The moment happens in the silence between the end of act two and the start of applause, when everyone just sits absorbing what they've seen and the only sound you can hear is people quietly sobbing. I love that moment, and it happens so rarely that every time it does happen I love it even more.
There was definitely a serious moment at the end of the (for some genuinely unfathomable reason half empty) production of the RSC’s Death of a Salesman I saw the other night.
Telling the story of hard-working New York salesman Willie Loman and his tragically unsuccessful quest to live his American Dream, this production has five star reviews coming out of its ears and it’s not difficult to see why: it’s fucking brilliant.
Adding to an almost embarrassingly long list of great performances I've seen so far this year, it’s the acting in Death of a Salesman that ensures it’s heartbreakingly memorable.
Antony Sher is devastatingly good as Willie. In an extraordinarily detailed performance - and with a top drawer New York accent - he gives us a fully rounded picture of a desperate, flawed man. His Willie is harsh and unfeeling; tender and jovial; confused and lonely all at the same time. He balances the energy and determination of Willie’s early years (the flashback scenes are so artfully done - making it clear when we are without holding up the plot) with the decline and delusion of the present day perfectly which makes the impact of the latter all the more upsetting to watch. He makes Willie’s story terrifyingly real and almost draining on the audience to watch which, in this instance, I mean as a complement. It’s really fantastic stuff.
I was almost more impressed, if that’s possible, with the supporting performances from Alex Hassell as Willie’s elder son Biff and Harriet Walter as his long suffering wife Linda. Walter in particular is incredible as the loyal but wounded wife defiantly standing by her man despite everything. Her final scenes, collapsing by Willie’s grave, are so powerful and so, so sad (the cause of the aforementioned moment). She provides the heart of the production, and whether that heart is beating loud and strong or breaking quietly she is elegant and compelling. Hassell is great too, managing to deal with the huge amount of work the flashback scenes place on him - at various points portraying the same character as a small boy, a teenager and an adult - incredibly convincingly and playing the angry, confused, scared adult Biff with just the right amount of tense energy. He feels like a dangerous character, in the same way a wounded animal is dangerous.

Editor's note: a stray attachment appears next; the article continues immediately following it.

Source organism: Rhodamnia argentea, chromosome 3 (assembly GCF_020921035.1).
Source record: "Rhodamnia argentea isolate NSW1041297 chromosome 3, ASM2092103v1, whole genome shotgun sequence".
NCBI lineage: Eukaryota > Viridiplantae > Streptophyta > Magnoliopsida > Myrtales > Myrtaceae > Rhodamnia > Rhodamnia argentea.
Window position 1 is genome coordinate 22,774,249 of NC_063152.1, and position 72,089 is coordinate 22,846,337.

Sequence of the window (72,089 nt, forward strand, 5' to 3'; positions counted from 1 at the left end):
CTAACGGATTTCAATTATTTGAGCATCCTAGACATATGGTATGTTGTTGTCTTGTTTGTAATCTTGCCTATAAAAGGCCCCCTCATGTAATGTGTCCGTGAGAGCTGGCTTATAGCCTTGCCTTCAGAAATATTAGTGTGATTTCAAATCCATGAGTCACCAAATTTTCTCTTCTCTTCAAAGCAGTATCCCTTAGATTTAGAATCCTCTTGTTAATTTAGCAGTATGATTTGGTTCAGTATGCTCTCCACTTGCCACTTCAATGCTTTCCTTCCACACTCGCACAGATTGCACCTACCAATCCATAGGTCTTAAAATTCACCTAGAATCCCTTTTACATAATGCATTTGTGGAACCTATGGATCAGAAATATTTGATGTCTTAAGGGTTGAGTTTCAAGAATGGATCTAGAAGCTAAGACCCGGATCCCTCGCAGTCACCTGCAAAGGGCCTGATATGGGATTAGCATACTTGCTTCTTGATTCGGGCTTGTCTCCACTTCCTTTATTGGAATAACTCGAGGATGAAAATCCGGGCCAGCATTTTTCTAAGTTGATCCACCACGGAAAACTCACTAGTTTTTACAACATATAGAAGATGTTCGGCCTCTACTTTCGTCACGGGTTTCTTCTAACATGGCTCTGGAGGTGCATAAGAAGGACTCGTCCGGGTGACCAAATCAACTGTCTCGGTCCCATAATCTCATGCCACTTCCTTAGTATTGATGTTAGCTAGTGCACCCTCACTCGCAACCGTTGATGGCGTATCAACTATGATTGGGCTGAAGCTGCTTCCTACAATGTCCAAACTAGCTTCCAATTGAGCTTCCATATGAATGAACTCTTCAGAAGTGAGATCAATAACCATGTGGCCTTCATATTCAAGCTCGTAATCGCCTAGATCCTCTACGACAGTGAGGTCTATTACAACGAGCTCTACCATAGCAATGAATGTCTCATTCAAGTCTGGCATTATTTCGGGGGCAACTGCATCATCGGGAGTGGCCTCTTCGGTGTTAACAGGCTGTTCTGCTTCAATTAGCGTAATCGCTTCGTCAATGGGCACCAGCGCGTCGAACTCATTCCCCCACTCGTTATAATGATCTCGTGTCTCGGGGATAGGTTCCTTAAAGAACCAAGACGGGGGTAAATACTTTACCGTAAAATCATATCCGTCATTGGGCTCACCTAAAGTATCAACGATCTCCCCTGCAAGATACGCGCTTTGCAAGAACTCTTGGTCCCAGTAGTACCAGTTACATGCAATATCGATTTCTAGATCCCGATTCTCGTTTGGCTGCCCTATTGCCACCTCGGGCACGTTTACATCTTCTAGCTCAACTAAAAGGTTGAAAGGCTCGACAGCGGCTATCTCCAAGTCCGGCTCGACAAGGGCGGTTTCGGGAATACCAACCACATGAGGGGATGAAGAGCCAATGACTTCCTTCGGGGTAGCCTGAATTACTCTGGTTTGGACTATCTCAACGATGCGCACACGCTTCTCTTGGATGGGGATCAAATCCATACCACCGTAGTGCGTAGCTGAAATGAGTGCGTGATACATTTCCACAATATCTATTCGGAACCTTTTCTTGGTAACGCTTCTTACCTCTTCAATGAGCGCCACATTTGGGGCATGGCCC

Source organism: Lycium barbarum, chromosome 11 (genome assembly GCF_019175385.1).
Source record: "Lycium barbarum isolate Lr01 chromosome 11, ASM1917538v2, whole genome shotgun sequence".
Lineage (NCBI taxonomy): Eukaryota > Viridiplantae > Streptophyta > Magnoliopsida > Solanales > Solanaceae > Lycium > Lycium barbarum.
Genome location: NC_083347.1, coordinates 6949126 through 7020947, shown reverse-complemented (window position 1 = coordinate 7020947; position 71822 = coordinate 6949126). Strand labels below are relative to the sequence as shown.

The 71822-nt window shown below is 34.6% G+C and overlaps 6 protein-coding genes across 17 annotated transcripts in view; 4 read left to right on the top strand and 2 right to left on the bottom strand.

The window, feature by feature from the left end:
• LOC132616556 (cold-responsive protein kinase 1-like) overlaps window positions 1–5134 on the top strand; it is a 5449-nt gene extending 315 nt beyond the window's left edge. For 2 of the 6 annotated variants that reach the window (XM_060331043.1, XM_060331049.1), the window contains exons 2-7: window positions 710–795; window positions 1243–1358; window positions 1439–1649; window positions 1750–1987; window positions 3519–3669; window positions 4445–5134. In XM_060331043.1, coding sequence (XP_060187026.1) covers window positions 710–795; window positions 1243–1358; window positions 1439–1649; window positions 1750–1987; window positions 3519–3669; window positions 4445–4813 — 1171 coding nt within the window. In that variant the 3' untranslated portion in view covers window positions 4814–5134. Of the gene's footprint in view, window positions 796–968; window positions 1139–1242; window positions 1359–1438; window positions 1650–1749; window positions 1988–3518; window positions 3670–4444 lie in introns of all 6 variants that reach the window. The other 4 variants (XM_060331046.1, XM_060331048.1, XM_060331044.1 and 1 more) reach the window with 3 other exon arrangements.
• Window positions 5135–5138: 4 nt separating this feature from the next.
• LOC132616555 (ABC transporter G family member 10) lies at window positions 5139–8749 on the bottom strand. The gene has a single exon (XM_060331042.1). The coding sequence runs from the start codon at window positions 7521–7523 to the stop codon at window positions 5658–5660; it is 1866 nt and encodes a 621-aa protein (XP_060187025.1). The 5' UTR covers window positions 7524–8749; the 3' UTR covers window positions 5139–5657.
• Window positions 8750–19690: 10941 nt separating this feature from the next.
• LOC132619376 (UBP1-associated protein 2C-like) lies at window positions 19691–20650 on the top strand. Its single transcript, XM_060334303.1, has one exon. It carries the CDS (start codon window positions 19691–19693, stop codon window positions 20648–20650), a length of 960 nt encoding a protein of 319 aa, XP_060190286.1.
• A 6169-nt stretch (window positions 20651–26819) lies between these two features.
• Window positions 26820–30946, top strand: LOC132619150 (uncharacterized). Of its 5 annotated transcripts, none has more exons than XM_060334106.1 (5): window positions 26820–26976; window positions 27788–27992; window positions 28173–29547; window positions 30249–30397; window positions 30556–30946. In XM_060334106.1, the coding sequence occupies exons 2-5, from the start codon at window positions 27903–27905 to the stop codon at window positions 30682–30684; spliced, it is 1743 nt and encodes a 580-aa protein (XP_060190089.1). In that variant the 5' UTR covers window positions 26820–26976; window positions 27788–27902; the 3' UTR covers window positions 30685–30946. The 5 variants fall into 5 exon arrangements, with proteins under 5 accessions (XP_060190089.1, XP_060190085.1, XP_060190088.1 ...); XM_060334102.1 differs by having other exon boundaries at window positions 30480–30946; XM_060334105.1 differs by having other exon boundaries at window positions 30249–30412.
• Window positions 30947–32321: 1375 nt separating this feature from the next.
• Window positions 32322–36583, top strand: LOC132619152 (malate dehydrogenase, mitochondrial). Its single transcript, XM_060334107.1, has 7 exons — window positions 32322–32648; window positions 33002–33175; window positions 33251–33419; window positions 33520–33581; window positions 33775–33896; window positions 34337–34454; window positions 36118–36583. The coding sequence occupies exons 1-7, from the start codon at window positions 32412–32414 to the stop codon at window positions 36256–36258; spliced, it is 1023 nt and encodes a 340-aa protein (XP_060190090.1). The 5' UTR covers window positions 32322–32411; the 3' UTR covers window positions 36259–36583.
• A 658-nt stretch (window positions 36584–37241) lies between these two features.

The staging of the production is simple, I suspect deceptively so, consisting of a two up two down house with New York brownstone high rises on either side. It’s also extremely effective in creating an atmosphere of claustrophobia. Everyone in the family is under each other’s feet, literally and emotionally, and the house itself is under the feet of the modern New York City that Willie complains feels so alien to him. When emotions run high the results of this close confinement is inevitable. There is a simple and almost always ominous score playing behind much of the action which adds to this claustrophobic mood. It’s altogether so effective, one of those productions you wish you could stop in some way because you know something too awful to contemplate is going to happen in the end.
This is one of my favourite shows I've seen this year and some of the strongest individual and ensemble acting I've ever seen. Everyone should see this production and given our experience of ticket sales everyone can - we were upgraded from the royal circle (cheap seats) to the ninth row of the stalls on a Friday night, utterly baffling for such an outstanding show (the last - and only other - time we had seats upgraded it was for everyone’s favourite omnishambles Stephen Ward). So yeah, get tickets and prepare to have your heart broken in a masterful fashion.
Death of a Salesman is on at the Noel Coward theatre until July 18th.